When it comes to his analysis of the media as a conscious pillar of conformity, everyone in the business knows it's a much more subtle story. The manufacturing of news is actually done under conditions that certainly do limit the media's range. But the business part of it is only one piece of a chaotic and somewhat random media puzzle. Newspeople have to think fast. They go for the predictable and are influenced by the questions everyone else is dwelling on. Deadline pressure is mind-numbing.
But it is strange timing that Chomsky has come to town just days after CanWest Global mega-lord Izzy Asper made his outrageous speech to an Israel Bonds fundraising event. It seems heaven-sent to prove Chomsky's point. What effect will Asper's sweeping allegations of anti-Israel bias against CNN, ABC, CBS, NBC, Associated Press, the Washington Post, the New York Times, BBC, the CBC and others have on his own newsrooms?
"You, the public," Asper told the audience, "must be more vigilant and aggressive against media wrong-doers, by your e-mails, your phone calls, your cancellation of subscriptions, your refusal to patronize advertisers of offending media....' Talk about manufacturing consent.
Admittedly, Chomsky's use of secondary sources -- particularly newspaper articles -- as got-ya points has never been completely intellectually satisfying. But it is part of a methodology that has given him the bandwidth needed to traverse a wide terrain.
Science is Chomsky's ace in the hole. It's the foundation for his voice of authority. Under these wispy wings of grey hair, behind those bad glasses, is a mind that academe cannot ignore. By landing on countless course curricula, he has recruited many for whom he speaks their truth.
And then there are the others. Right now, the spiciest of these is Chomsky's dukes-up with fellow lefty scribe Christopher Hitchens, who recently quit The Nation out of post-9/11 dismay that the left lacks conviction in its condemnation of the evil of al Qaeda.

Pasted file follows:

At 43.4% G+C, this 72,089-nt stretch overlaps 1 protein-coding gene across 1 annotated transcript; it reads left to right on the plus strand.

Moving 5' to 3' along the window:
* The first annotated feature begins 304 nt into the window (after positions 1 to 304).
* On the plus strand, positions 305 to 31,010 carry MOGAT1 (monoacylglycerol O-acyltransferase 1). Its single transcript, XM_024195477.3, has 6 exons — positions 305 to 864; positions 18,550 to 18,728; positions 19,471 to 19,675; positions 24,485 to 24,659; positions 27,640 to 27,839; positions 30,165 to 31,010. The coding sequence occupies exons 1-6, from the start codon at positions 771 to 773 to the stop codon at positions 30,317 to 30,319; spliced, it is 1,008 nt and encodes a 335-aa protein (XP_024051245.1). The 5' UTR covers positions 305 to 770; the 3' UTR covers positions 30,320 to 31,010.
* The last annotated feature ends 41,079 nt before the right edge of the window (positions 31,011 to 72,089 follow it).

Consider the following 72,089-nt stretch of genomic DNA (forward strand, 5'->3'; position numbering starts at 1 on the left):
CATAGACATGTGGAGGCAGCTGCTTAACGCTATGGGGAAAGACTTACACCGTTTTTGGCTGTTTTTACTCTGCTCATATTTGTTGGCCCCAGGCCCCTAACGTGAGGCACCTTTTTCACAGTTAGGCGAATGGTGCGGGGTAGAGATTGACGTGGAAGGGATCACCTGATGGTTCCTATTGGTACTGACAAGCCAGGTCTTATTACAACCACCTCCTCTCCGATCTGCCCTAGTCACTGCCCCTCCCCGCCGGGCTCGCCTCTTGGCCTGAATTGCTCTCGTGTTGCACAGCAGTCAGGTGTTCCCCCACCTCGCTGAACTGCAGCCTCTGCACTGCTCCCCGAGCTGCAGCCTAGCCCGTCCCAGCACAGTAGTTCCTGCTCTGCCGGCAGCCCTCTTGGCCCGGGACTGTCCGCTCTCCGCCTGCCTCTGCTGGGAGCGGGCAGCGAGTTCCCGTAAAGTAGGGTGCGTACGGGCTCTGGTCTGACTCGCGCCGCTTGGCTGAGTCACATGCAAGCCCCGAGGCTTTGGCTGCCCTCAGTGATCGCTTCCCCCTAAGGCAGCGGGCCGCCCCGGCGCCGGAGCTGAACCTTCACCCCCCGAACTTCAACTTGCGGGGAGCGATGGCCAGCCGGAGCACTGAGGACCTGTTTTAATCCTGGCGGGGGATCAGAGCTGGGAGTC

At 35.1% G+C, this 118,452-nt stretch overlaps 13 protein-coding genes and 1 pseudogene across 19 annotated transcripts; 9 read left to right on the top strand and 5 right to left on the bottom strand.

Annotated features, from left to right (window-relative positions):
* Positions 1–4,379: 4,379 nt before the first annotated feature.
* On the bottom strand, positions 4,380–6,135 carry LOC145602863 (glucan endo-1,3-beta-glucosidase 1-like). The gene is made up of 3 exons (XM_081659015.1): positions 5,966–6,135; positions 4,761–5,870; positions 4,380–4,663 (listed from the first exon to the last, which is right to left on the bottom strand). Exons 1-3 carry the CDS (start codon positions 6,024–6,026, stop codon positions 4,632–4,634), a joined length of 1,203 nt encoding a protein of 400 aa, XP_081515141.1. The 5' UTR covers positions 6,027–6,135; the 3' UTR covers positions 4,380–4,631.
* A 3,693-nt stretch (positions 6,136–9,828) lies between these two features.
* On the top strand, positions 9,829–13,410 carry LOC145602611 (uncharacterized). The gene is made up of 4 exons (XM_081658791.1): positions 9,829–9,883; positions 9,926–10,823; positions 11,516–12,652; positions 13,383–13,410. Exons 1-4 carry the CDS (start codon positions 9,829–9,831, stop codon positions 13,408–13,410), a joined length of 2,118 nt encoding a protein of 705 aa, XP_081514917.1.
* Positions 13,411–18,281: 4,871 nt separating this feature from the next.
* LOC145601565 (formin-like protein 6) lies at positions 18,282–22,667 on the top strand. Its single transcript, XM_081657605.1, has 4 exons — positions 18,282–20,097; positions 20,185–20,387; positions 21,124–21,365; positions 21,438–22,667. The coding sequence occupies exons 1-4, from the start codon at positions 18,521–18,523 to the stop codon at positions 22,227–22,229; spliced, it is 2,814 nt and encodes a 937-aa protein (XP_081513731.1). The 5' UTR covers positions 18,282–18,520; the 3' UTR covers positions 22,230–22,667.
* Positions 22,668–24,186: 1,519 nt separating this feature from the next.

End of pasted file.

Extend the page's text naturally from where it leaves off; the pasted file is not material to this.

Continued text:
A questioner puts the accusation to Chomsky from the floor. "Did he cite a source?' Chomksy asks cuttingly. Who on the left is soft on al Qaeda besides tiny marginal groups? he asks.
But I've got a question burning in my brain. In the elections last week, Americans predictably rallied behind a murderous and costly military adventure that could unhinge their economy and make their daily world seriously more dangerous. Why exactly is that, again?
The answer to my question appears and reappears. He describes a well-worn path to fear. "The standard campaign speech was "I'm going to get those bad guys all over the world and kill 'em,'" he says. "It's not hard for unscrupulous leaders to frighten the population. Remember how administration moderates told the Senate how the Sandinistas were following a script taken from Mein Kampf in their plan to conquer the hemisphere. People didn't roll in the aisles in laughter, because they were frightened. When Reagan said Gaddafi was trying to expel us from the world, people were scared.
"The U.S. is a very frightened country. Frightened people will huddle under the umbrella of power," he says.
Later in the question period, Chomsky is asked if the world is better or worse than it was before. I'm surprised at how quick and sure his answer is.
"Take 40 years ago. John F. Kennedy's administration publically announced that the U.S. Air Force was beginning to bomb South Vietnam. Chemical warfare was authorized to destroy food crops, and plans were afoot to drive people into concentration camps to separate them from the guerrillas. But was there any protest? No American president would dream of doing anything like that now. This is the first time in history -- in American or European history -- that there has been massive protest before a war. The U.S. is a lot more civilized than it was 40 years ago.' Thanks, Noam. I need these firstname.lastname@example.org